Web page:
• Matt @ momanddadmoney June 11, 2013

      I’m with you. I don’t think it will go away entirely, but I think it’s incredibly likely that it will look different. Not knowing what shape it’s going to be in means it’s dangerous to count on, but I also think it’s worth monitoring as it may end up being useful as you actually get close to retirement.

  • Lindsey @ Cents & Sensibility June 11, 2013

    I wonder if we can do something like that with the Canadian equivalent of Social Security? It’s one of those things that’s easy to forget but so important to understand!
    Thanks for the article!

  • Ree Klein June 11, 2013

    Hi Matt,

    I agree that while a person shouldn’t count on getting an SSI payments, it’s good to be informed. I am 54 so I’m far closer to a traditional retirement than you or many of your younger readers. I’ve carefully examined my SSI statements over the years and been to the web site many times. Here are a couple observations that could be useful to point out:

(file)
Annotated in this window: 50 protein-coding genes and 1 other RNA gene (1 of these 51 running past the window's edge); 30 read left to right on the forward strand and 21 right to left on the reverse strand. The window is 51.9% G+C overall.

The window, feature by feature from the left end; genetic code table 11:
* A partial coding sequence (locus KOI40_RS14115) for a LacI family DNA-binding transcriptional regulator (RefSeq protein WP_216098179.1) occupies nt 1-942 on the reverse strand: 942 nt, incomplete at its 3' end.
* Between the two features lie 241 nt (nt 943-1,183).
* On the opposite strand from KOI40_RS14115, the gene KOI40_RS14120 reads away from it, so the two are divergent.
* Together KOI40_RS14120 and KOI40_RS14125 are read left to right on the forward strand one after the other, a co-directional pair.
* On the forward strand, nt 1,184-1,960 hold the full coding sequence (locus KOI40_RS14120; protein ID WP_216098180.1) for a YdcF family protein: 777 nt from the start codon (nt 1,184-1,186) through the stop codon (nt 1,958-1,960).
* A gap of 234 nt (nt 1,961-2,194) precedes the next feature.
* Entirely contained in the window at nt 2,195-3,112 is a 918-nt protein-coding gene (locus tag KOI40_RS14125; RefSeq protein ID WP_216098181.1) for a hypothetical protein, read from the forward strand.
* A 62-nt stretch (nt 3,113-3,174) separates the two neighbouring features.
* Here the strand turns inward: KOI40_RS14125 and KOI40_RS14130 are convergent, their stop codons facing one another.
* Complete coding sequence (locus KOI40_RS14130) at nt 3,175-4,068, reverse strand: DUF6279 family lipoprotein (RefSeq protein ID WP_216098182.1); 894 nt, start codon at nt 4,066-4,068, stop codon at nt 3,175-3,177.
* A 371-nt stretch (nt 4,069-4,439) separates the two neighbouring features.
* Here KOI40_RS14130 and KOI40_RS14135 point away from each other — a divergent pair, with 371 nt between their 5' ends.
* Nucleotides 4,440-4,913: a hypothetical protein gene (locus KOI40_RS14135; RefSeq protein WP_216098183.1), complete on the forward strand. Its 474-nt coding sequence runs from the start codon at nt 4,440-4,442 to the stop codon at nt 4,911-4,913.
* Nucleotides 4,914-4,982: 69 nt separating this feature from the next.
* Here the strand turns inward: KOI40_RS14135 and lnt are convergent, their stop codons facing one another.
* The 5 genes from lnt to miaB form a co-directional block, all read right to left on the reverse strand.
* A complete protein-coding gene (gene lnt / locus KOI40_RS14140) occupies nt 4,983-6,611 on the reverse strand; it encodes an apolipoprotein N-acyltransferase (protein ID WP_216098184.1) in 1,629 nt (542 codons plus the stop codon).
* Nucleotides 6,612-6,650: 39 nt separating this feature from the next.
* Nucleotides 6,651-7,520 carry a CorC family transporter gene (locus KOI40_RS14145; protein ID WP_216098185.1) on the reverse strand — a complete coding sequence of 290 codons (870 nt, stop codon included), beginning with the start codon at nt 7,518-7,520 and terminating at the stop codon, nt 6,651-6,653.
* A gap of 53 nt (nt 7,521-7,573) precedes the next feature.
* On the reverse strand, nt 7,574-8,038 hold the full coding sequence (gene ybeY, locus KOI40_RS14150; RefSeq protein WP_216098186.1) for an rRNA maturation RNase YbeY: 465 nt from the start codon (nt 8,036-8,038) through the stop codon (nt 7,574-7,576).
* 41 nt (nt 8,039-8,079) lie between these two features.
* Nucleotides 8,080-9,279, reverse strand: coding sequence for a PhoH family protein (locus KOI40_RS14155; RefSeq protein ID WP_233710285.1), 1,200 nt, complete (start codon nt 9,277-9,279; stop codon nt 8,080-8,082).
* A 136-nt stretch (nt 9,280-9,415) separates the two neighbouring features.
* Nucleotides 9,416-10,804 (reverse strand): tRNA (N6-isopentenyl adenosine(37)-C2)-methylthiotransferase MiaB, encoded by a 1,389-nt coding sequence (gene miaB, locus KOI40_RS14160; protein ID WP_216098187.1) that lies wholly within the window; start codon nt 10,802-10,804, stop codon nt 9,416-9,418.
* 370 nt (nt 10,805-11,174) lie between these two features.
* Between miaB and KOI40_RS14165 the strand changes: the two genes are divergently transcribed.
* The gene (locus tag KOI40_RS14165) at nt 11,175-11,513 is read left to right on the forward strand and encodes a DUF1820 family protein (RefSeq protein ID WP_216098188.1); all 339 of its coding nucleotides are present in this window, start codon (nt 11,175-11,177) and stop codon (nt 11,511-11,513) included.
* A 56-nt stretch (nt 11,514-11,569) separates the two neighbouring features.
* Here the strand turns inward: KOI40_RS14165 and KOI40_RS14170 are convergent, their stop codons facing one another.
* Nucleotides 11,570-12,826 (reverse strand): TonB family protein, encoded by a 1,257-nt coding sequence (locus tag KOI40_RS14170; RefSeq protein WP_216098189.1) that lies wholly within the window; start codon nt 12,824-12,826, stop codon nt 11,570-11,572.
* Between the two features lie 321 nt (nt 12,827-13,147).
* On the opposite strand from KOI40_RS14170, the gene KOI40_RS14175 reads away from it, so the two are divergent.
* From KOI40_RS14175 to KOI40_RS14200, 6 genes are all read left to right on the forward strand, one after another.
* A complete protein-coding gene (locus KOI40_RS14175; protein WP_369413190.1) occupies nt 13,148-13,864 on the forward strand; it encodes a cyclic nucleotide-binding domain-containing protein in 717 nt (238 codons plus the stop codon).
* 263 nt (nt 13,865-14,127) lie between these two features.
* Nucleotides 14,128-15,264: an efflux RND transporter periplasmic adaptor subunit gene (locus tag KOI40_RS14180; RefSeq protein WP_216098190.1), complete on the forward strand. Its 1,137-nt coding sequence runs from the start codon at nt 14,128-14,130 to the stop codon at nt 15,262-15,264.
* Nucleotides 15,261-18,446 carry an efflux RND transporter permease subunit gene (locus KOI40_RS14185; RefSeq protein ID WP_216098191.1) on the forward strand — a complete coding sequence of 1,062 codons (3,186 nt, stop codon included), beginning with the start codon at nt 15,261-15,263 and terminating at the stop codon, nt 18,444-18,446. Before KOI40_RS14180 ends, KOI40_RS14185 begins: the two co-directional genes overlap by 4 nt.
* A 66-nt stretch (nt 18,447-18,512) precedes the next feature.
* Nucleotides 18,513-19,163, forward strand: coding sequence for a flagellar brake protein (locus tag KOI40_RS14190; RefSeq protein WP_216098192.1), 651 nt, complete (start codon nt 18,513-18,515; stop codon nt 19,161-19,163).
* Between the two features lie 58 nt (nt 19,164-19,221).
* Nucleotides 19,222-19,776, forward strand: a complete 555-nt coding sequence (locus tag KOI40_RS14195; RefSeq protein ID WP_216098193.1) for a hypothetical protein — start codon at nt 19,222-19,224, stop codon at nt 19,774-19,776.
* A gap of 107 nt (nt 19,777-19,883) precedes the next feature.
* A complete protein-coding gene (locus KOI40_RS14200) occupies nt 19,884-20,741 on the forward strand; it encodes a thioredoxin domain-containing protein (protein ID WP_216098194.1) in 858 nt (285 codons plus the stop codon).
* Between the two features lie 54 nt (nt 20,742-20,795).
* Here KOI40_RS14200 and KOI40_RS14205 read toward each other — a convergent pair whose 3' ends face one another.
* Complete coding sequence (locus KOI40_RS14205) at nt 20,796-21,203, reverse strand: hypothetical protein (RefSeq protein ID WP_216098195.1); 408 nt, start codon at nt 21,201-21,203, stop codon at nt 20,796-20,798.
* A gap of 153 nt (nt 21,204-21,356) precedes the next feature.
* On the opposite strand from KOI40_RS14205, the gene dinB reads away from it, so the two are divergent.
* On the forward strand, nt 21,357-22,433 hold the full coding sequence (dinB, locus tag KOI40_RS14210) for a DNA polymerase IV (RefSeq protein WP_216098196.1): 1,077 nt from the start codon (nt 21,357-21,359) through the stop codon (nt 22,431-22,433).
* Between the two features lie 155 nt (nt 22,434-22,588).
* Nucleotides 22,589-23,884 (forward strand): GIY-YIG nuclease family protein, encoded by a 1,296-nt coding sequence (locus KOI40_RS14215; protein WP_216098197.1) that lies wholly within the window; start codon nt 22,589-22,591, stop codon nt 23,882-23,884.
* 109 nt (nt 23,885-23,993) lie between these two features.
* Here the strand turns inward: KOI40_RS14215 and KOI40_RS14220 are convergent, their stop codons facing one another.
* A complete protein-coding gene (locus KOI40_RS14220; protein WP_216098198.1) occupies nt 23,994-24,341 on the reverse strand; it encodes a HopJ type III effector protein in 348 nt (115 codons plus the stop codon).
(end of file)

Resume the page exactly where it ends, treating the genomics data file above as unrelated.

1. In the small print the SSA Statement tells you this: “For 2013 and later (up to retirement age), we assumed you’ll continue to work and make about the same as you did in 2011 or 2012.” That means that if you make less in the following years, your estimated payment WILL BE LESS.

    I know this to be true because the site used to have an option to allow you to enter different future income amounts to test how it would affect your benefit. For some reason, that feature has been removed. This might not be so important for younger people who will likely increase their incomes over the years, but for people in my age range, it’s good to be aware especially for those who have lost their jobs.

    2. I believe that we’ll see this change in the future…those of us who have been financially responsible and saved so as not to be a burden to others will see their SSI benefit cut or eliminated all together. They’ll have to do this to keep the people who were frivolous off the streets. While it will hack me off, I’d still rather be living on what I’ve saved vs a scrawny SSI payment.

    Sorry for the long comment!

    Ree ~ I blog at

    • Matt @ momanddadmoney June 12, 2013